Erringden Grange, on Kilnshaw Lane above Hebden Bridge, is an early 19th century listed farmhouse and barn. (Erringden thought to be of Norse origin “The valley of the high ridge”). It also has numerous adjacent fields with rectangular field patterns, as well as an old Hawthorn hedge now in need of some care and new saplings for continuity.
But what makes the fields unique in the Calder Valley are the small diamond shaped enclosures at all the wall intersections. Look at a map to get a better impression.
There are (or were) about 50 of these enclosures shown on the OS map of 1849 and each contains planted trees of mainly Beech and Sycamore. These trees are possibly over 180 years old.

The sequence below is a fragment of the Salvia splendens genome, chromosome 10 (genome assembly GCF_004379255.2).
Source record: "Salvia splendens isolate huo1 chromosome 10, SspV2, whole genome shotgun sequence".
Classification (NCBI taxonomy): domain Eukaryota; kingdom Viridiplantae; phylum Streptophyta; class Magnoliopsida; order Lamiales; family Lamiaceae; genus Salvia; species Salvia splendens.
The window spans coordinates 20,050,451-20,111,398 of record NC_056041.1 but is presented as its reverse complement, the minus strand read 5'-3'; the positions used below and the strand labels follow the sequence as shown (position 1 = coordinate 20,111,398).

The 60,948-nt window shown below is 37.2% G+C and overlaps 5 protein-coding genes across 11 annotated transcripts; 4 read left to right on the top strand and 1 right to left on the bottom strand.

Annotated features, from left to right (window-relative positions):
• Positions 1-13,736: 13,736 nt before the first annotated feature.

Some of the enclosure wall ‘diamonds’ are now falling down or have been removed but most are surprisingly still extant. Many have the original trees but some are entirely bare, such as the ones near Rake Lane. Wouldn’t it be good to see these replanted and keep this interesting landscape for the future.
     Sycamores by the side of Kilnshaw Lane
200 year old Hawthorn hedge. No berries for birds if not cared for
Another small enclosure. Wall now gone and stock able to damage the Ash trees.
Bark eaten away on one in the background.
Nearest looks like it may be a lapsed pollard.
Erringden Grange
Fallen Ash has recovered and sent out upright trunks.
Could last for centuries if treated as coppice (if Ash-Dieback doesn’t see it off)
Erringden Grange. On the right in the fields is a tree enclosure
Tree enclosures–another 48 in adjacent fields
Ash; may have been a pollard